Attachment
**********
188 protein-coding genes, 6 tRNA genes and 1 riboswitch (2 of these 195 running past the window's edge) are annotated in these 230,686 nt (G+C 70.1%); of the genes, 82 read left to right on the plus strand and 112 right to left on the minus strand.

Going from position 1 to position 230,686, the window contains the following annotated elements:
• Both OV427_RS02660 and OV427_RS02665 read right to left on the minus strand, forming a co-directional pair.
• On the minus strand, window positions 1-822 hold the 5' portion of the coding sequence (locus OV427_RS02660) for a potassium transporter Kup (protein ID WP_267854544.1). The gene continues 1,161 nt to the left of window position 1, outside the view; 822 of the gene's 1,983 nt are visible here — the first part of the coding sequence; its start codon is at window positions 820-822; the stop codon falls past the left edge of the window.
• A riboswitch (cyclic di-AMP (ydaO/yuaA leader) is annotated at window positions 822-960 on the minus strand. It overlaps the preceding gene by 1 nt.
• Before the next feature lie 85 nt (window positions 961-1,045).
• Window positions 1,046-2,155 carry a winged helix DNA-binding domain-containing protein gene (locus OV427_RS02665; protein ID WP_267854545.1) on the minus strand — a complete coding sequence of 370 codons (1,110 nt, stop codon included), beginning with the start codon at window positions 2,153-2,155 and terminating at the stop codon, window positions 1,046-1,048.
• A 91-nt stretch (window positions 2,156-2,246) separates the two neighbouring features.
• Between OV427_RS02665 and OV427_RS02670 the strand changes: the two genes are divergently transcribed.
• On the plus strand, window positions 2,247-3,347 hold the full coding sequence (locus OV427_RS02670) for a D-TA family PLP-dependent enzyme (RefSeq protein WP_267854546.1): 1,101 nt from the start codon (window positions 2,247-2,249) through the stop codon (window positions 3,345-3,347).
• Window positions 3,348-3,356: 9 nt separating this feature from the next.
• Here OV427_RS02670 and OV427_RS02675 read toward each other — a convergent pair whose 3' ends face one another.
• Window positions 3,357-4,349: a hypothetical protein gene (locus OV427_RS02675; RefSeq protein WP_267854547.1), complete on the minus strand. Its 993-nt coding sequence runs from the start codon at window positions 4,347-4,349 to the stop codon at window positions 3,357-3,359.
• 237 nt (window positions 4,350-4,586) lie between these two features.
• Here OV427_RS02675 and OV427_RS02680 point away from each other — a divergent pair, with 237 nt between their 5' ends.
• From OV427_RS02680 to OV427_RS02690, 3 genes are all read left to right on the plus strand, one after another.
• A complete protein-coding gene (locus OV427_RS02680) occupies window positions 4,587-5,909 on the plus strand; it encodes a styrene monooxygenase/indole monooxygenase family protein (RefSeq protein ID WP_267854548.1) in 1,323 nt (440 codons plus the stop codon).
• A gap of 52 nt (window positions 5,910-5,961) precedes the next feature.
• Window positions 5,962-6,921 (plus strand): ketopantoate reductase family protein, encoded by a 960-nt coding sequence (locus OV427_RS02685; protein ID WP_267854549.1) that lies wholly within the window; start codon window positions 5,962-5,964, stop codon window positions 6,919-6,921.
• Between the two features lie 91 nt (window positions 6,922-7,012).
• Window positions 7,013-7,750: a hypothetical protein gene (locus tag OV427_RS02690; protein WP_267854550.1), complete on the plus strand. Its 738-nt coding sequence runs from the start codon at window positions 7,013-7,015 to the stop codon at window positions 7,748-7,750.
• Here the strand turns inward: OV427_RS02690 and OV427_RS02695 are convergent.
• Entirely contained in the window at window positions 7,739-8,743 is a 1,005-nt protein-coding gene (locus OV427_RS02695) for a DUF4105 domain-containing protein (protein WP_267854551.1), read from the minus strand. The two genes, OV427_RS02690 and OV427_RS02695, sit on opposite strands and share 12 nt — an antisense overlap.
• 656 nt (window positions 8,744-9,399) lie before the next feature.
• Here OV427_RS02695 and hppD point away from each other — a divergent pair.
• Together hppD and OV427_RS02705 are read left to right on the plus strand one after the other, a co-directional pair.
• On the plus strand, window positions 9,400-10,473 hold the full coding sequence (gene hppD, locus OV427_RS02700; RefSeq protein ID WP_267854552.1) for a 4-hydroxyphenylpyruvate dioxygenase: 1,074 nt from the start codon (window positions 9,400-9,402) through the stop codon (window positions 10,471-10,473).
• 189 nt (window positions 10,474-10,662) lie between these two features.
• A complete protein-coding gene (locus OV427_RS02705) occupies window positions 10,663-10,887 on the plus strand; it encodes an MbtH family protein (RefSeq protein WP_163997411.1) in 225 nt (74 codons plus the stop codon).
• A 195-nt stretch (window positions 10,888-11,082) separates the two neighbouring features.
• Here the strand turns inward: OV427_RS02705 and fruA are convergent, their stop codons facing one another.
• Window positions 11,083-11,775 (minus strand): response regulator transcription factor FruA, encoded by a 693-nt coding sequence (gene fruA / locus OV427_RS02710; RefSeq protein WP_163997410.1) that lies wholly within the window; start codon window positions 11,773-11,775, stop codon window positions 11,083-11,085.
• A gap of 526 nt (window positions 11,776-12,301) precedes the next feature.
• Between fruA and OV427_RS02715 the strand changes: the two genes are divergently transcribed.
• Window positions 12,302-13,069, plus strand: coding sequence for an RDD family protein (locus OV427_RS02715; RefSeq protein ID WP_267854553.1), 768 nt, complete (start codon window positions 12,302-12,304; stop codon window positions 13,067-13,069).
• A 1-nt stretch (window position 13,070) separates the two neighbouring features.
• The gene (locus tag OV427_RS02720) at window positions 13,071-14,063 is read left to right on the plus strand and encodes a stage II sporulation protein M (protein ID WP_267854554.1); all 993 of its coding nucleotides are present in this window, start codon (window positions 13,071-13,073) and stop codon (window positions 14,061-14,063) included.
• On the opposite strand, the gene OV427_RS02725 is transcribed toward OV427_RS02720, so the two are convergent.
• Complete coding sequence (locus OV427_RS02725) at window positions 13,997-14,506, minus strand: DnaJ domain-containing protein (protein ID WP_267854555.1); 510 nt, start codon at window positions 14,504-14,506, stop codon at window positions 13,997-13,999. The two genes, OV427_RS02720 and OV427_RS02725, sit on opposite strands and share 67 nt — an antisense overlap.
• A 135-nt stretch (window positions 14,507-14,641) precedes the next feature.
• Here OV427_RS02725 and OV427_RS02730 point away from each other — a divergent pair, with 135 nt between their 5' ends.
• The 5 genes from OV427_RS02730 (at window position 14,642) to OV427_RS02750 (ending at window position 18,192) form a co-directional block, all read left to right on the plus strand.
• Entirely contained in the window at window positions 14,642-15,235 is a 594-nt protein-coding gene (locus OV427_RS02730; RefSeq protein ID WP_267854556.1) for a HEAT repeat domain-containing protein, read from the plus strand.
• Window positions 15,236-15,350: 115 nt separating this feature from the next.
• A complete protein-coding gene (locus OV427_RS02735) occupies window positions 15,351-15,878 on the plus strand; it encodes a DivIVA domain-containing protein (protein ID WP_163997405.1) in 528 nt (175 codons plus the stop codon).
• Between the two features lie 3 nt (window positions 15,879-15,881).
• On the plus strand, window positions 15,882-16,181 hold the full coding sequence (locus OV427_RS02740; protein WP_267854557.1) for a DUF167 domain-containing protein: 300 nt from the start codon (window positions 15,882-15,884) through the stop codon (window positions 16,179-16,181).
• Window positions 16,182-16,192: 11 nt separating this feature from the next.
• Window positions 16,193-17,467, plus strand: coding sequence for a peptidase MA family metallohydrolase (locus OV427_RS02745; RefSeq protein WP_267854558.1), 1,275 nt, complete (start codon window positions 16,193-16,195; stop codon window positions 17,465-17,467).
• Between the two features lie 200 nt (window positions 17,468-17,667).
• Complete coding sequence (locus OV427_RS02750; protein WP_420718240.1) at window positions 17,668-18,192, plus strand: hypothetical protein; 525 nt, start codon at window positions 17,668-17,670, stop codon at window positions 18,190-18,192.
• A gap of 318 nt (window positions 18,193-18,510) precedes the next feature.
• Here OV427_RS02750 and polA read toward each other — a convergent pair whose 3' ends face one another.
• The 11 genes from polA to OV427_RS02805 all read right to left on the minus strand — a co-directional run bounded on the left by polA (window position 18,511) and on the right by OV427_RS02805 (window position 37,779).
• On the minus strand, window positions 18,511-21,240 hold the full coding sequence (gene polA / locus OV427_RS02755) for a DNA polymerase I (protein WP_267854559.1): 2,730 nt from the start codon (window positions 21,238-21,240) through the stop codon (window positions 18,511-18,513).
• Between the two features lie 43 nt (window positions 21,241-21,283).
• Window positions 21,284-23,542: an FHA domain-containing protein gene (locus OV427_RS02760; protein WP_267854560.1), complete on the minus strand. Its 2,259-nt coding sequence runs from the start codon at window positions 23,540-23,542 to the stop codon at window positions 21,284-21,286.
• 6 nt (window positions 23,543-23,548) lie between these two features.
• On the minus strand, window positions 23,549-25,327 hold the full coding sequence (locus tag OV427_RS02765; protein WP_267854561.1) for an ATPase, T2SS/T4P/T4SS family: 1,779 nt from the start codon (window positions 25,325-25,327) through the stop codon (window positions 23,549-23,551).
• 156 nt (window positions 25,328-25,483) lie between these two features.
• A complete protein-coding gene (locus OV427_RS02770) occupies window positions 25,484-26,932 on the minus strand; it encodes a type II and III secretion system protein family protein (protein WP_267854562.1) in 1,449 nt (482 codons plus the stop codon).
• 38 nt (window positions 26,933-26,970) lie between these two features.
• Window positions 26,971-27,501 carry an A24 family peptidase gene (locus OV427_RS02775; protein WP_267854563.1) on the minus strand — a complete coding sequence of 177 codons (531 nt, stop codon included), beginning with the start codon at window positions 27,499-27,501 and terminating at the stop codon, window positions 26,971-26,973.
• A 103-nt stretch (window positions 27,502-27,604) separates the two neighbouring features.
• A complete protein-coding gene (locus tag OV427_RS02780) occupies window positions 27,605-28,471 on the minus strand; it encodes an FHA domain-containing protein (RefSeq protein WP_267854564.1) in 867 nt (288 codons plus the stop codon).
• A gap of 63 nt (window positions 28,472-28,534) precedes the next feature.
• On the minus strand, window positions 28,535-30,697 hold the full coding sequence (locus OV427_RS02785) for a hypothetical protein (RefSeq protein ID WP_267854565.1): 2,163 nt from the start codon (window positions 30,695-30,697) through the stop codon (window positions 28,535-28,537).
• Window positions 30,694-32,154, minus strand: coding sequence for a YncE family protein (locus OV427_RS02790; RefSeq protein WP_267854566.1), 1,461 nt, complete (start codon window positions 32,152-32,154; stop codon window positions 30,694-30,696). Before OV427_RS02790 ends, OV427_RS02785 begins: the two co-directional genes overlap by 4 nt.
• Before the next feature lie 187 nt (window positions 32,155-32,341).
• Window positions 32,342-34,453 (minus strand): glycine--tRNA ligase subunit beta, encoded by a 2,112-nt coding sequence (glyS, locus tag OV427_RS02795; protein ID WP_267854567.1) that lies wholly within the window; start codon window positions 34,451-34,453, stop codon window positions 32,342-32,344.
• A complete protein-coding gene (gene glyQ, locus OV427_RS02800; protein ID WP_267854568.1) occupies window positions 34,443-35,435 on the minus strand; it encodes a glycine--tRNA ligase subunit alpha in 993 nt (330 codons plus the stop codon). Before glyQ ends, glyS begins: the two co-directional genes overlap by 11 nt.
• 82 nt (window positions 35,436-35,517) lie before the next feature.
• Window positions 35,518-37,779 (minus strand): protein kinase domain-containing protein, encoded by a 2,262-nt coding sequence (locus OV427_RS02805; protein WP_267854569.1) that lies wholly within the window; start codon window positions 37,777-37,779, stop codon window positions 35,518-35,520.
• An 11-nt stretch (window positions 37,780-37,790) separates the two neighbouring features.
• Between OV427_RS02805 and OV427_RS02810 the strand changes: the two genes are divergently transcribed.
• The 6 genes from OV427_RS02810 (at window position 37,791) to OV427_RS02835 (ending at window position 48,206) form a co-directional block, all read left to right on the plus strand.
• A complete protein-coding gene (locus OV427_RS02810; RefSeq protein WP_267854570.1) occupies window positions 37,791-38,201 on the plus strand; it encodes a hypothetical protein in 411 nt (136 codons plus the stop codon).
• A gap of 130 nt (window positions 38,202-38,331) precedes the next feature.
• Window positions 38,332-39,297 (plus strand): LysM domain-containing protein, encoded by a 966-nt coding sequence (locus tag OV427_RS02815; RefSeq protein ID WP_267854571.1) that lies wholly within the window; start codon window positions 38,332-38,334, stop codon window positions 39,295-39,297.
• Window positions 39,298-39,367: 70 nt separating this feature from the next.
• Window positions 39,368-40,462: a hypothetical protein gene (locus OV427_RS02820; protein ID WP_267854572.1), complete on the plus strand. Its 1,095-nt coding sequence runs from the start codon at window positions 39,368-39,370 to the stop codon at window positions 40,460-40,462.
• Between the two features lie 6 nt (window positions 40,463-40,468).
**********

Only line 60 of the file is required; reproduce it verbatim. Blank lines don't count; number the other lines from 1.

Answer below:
• 156 nt (window positions 25,328-25,483) lie between these two features.